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100+ Scottish rugby fans are cycling to Rome – raising hundreds of thousands of pounds for motor neurone disease charity

We spoke to Iain Whyte who is leading the London Scottish contingent, and tell the story of the My Name'5 Doddie Foundation

More than 100 Scotland rugby union fans are spending this week cycling as much as 1,700 miles to Rome ahead of Saturday’s Six Nations match against Italy – and their efforts have already raised more than £350,000 for the charity established by the late Doddie Weir, who died from Motor Neurone Disease in 2022.

Among them are a seven-strong team of riders from one of the sport’s most illustrious clubs, London Scottish FC, and we joined families and other well-wishers in Richmond upon Thames on Saturday morning to see them off on their journey.

What had been a dreich morning at Richmond Athletic Ground had turned into a full-blown downpour by the time the seven riders, plus two support crew and a number of other cyclists joining them for at least part of the first leg of the journey, hit the road at 7am sharp.

They are among no fewer than 103 people – some riding solo, others in teams – who are taking part in the All Roads Lead to Rome challenge in aid of the My Name’5 Doddie Foundation.

Doddie Weir – the most gentle of giants

Weir, six foot six inches tall and as affable as they come – the term ‘gentle giant’ might as well have been coined for him alone – passed away in November 2022 at the age of 52 after battling motor neurone disease for more than five years.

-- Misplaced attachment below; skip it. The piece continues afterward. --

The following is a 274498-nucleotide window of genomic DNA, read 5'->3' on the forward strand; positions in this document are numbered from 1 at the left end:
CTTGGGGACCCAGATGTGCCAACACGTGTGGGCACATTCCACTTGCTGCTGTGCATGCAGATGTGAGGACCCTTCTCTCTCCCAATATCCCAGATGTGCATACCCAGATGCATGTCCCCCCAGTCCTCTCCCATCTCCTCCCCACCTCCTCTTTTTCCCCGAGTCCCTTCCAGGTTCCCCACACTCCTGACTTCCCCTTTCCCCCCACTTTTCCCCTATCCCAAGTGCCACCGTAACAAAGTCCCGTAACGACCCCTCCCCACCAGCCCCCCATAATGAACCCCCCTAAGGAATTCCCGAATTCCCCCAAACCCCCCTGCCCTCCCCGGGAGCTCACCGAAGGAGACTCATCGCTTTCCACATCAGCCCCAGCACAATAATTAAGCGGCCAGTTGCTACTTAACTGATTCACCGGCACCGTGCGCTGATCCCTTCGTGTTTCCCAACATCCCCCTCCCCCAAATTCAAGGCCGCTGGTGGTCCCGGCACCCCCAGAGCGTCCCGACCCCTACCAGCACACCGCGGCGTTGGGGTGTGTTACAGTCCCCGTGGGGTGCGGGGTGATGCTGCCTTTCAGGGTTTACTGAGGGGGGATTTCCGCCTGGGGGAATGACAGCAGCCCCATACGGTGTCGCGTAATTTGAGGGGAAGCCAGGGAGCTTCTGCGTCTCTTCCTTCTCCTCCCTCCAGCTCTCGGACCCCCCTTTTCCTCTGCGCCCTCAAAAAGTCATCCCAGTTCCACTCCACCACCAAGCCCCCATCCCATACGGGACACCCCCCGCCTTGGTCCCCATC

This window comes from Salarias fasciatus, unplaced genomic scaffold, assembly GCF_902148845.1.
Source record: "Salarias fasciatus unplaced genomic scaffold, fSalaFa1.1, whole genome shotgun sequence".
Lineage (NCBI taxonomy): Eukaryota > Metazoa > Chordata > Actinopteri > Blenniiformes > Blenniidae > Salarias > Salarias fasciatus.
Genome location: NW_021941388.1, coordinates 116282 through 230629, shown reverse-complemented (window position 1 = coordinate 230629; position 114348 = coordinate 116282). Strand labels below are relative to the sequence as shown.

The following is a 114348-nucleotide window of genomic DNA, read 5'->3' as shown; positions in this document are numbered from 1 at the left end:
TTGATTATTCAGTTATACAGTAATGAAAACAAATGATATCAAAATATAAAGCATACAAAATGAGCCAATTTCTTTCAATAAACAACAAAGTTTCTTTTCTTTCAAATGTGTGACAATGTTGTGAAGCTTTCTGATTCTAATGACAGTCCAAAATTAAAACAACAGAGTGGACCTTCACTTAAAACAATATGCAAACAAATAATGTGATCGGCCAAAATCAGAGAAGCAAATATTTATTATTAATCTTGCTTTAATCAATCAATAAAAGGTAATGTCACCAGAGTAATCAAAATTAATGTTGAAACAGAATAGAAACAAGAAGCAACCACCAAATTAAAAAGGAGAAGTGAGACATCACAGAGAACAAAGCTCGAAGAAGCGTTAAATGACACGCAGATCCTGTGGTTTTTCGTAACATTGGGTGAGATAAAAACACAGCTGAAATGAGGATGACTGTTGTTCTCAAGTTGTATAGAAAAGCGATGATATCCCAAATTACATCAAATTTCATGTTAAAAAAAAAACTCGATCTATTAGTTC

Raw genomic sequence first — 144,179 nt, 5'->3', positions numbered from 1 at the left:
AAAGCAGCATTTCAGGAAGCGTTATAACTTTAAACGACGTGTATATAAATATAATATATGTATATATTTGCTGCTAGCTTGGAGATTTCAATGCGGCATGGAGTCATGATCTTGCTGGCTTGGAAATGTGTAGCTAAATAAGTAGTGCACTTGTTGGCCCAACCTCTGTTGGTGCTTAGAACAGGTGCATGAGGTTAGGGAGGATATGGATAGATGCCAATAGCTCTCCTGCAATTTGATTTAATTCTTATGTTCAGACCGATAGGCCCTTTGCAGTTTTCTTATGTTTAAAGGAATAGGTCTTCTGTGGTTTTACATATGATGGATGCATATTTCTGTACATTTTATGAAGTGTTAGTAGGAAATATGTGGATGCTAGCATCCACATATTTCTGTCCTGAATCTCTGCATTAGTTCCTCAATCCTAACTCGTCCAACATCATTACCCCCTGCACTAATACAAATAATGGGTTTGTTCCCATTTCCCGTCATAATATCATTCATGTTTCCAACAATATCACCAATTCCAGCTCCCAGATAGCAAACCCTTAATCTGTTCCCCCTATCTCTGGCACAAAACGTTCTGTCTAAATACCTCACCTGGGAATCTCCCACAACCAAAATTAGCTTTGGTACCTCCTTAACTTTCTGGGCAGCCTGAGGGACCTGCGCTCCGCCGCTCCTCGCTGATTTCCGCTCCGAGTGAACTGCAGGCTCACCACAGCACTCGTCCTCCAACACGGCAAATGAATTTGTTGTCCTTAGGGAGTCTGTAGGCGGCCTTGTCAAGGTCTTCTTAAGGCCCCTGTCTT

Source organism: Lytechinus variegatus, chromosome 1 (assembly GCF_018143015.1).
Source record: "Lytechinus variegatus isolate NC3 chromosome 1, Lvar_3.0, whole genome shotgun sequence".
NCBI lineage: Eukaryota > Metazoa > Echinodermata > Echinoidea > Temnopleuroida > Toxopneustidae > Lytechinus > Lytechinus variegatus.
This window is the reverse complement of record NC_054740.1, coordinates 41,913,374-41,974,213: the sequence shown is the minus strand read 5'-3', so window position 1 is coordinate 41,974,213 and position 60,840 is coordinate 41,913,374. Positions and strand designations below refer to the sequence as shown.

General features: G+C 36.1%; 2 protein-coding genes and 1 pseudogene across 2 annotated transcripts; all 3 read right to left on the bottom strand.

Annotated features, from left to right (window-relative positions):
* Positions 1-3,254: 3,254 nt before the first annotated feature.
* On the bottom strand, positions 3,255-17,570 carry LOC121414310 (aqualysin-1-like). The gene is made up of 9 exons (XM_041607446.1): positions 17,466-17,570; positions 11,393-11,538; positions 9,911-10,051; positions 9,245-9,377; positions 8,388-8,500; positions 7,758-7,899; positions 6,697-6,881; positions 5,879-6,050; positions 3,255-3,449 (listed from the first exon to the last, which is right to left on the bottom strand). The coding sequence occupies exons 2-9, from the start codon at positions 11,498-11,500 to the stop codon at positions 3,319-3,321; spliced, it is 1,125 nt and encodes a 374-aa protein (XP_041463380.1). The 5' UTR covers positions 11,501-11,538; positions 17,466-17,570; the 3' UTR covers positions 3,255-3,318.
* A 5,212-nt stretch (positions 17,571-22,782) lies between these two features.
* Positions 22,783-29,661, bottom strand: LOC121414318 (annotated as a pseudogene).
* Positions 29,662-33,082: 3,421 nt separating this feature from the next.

Doddie Weir (picture via Gullane Golf Club on Twitter)

Doddie Weir (picture via Gullane Golf Club on Twitter)

Capped 61 times for Scotland and also a member of the British and Irish Lions squad that toured South Africa in 1997, he was once memorably described by the great rugby commentator Bill McLaren as being “on the charge like a mad giraffe.”

Following his diagnosis in 2017, he set up the My Name’5 Doddie Foundation – the number 5 being the one the lock forward wore on his jersey throughout his rugby career – and two years later, by which time the charity had already raised well over £2 million, he was the recipient of the Helen Rollason award at the BBC Sports Personality of the Year ceremony.

His efforts, plus those of Rugby League great Kevin Sinfield – now a coach with the England team in Rugby Union, and whose former Leeds team-mate Rob Burrow, who has MND and with whom Weir established a close friendship – have had a huge impact in not just raising money for those suffering from the disease and for research into it, but also heightening awareness of the condition among the general public.

London Scottish put out a sevens team ... on the road, not the pitch

The London Scottish contingent of seven cyclists and two support drivers and navigators is being led by Iain Whyte, a youth coach at the club, who has performed the ride leader role on previous editions between Edinburgh and Cardiff, and the Scottish capital and London, and vice-versa in both cases.

Their route is taking them more than 1,400 miles with around 45,000 feet of elevation, the only rule being to get to Rome’s Piazza Navona by 5pm tomorrow.